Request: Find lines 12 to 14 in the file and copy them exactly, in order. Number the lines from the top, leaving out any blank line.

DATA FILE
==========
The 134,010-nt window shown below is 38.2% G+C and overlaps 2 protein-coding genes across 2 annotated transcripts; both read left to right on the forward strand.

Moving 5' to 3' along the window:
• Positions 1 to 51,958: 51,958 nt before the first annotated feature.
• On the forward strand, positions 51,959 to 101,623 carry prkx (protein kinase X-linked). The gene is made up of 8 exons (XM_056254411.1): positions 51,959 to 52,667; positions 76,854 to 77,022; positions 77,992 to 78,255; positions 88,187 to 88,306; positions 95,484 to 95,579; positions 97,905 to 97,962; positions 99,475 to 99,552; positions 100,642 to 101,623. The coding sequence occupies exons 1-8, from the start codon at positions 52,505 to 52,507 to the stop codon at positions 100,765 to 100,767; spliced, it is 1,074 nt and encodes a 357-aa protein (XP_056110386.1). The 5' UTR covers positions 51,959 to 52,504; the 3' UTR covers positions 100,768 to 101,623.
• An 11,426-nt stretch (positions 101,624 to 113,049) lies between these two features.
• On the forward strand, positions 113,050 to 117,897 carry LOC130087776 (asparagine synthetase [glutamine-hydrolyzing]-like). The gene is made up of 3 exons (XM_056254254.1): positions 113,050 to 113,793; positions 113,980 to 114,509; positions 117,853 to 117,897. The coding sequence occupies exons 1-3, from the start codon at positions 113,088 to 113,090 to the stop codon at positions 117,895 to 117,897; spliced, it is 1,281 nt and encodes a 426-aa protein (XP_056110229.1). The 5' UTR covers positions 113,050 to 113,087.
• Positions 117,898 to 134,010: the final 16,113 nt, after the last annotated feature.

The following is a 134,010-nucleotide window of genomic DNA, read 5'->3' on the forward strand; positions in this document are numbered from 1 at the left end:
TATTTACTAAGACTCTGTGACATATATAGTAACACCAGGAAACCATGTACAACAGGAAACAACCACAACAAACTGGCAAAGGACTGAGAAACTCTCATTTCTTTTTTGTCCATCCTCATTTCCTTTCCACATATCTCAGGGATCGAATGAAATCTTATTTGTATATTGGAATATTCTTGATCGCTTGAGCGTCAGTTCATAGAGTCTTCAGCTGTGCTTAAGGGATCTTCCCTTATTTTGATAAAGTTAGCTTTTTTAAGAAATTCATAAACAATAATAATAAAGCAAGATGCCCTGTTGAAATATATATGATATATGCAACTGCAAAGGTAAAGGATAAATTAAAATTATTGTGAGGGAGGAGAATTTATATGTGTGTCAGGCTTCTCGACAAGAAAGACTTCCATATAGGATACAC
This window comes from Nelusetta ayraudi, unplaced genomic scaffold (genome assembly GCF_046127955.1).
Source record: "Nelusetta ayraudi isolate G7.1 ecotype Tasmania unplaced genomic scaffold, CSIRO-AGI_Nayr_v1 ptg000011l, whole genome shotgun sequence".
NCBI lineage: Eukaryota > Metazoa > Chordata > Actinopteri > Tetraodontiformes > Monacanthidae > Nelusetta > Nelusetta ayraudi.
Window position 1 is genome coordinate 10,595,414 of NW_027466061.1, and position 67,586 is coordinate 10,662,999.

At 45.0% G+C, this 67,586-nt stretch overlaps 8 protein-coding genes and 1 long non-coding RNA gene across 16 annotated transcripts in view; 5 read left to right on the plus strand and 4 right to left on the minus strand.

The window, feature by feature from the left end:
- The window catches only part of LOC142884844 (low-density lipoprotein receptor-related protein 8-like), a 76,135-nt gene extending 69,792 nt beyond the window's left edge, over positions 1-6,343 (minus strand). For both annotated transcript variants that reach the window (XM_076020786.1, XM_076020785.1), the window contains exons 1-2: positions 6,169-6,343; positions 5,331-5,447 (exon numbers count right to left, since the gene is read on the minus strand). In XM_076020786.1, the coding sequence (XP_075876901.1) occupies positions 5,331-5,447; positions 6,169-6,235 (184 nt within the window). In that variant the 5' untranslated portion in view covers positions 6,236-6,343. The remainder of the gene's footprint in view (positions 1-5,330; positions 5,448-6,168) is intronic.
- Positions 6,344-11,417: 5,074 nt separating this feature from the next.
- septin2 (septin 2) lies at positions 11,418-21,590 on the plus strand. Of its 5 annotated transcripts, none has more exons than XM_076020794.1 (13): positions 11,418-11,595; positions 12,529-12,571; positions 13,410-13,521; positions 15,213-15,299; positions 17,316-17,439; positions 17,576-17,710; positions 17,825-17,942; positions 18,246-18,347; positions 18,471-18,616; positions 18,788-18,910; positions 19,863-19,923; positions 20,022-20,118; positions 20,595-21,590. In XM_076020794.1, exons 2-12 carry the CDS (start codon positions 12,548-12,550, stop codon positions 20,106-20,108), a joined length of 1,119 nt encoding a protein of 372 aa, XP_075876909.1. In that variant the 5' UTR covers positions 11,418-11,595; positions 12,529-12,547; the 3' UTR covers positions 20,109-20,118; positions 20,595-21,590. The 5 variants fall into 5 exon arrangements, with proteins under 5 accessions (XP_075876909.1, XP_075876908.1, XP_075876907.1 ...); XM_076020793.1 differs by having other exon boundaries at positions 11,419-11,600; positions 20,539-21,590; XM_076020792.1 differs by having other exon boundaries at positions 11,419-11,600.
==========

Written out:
NCBI lineage: Eukaryota > Metazoa > Chordata > Actinopteri > Tetraodontiformes > Monacanthidae > Nelusetta > Nelusetta ayraudi.
Window position 1 is genome coordinate 10,595,414 of NW_027466061.1, and position 67,586 is coordinate 10,662,999.

At 45.0% G+C, this 67,586-nt stretch overlaps 8 protein-coding genes and 1 long non-coding RNA gene across 16 annotated transcripts in view; 5 read left to right on the plus strand and 4 right to left on the minus strand.